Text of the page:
Character Actor Burgess Meredith Dies At Age 89 Ernie Pyle, Rocky’s Manager Were Roles In 60-Year Film Career

THURSDAY, SEPT. 11, 1997

Burgess Meredith, who played a crusty old pug in “Rocky” and waddled with aristocratic elan as the Penguin on TV’s “Batman,” is dead at 89.

The actor, who died on Tuesday at his home in Malibu, had melanoma and Alzheimer’s disease.

“Burgess Meredith always was to me an irreplaceable legend, a craftsman who rarely comes along, not in one generation but in several generations,” Sylvester Stallone said.

“Rocky,” in which Meredith played Stallone’s scowling, gravelly-voiced manager, was the actor’s first smash hit in a 60-year film career filled with memorable roles: guardian of the dimwitted giant in “Of Mice and Men,” Ginger Rogers’ suitor in “Tom, Dick and Harry,” war correspondent Ernie Pyle in “The Story of G.I. Joe,” James Madison in “Magnificent Doll.”

He was twice nominated for Oscars, for supporting actor in “Day of the Locust” in 1975 and “Rocky” in 1976. He didn’t win either.

During the 1960s, he was best known as Batman’s foe the Penguin, a role he played in tuxedo with top hat, cigarette holder and pince-nez.

“I waddled like a penguin, which seemed rather obvious to do,” he once said. “The touch I liked was that peculiar penguinlike quack I used in my lines.”

Meredith won a supporting-actor Emmy in 1977 for the drama special “Tail Gunner Joe,” as attorney Joseph Welch in the story of Sen. Joseph McCarthy.

A compact person with unruly, sandy hair, Meredith had a quirky, warm voice that was often heard on commercials for United Air Lines, Skippy peanut butter and other products.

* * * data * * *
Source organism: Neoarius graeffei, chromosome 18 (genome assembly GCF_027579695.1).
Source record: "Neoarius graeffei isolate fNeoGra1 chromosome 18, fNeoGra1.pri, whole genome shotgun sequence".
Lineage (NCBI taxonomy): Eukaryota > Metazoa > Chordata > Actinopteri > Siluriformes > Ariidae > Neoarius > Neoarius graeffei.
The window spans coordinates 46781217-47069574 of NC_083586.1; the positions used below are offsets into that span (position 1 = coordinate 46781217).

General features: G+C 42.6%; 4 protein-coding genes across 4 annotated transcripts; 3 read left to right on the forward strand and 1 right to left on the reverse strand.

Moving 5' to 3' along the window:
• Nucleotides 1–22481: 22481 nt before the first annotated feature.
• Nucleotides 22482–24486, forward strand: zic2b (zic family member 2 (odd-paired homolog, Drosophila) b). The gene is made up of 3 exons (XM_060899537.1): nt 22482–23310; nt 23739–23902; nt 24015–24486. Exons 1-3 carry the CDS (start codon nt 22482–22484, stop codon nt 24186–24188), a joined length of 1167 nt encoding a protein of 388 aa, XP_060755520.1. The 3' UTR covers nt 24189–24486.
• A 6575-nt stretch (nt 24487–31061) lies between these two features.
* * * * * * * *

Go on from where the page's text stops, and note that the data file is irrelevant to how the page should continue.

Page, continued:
He sometimes wrote, directed or produced his films. In later years the stage-trained actor often took roles that seemed beneath his status as one of America’s distinguished performers.

“If I spent all my time in Shakespearean companies and only did art movies like Olivier, my position would be more dignified and more serious,” he said in 1967. “I might even be a better actor. But this is America, and I’m a man moved by the rhythms of his time, so I’ll just take amusement at being a paradox.”

Meredith was born in Cleveland. According to his son, he was 89 when he died, making the year of his birth 1907. Other references say he was born on Nov. 16, 1908, or 1909.

He was educated at Amherst College in Massachusetts before beginning his stage career in 1933 with Eva Le Gallienne’s company in New York.

Maxwell Anderson’s “Winterset” provided Meredith’s star-making stage role as the tragic hero Mio. He repeated the role in the 1936 film version and thereafter divided his time between Broadway and Hollywood.

In 1940, he starred in John Steinbeck’s “Of Mice and Men.” Meredith portrayed George, and Lon Chaney Jr. was the lumbering Lenny Small.

Meredith served in the Air Force during World War II.

After the war, he directed the thriller “The Man on the Eiffel Tower,” starring himself, Charles Laughton and Franchot Tone.

Meredith was a strong character actor in such movies as “Advise and Consent” and “McKenna’s Gold.” He played Jack Lemmon’s father in the 1993 comedy “Grumpy Old Men” and its 1995 sequel, “Grumpier Old Men.”

On TV, he starred in a memorable “Twilight Zone” episode, playing a nearsighted book-lover who survives a nuclear blast. With everyone else dead, he revels in his undisturbed reading time until he breaks his glasses.

“Rocky” and its sequels brought new life to Meredith’s career. Stallone saw Meredith as key to the film’s success.

“I thank him for his performance in ‘Rocky’ because I truly feel without his participation in the film it would never have had its emotional core,” Stallone said.

Meredith was married four times: to Helen Derby, actresses Margaret Perry and Paulette Goddard, and dancer Kaja Sundsten.

He is survived by his wife, Sundsten, his son, Jonathan, and his daughter, Tala.

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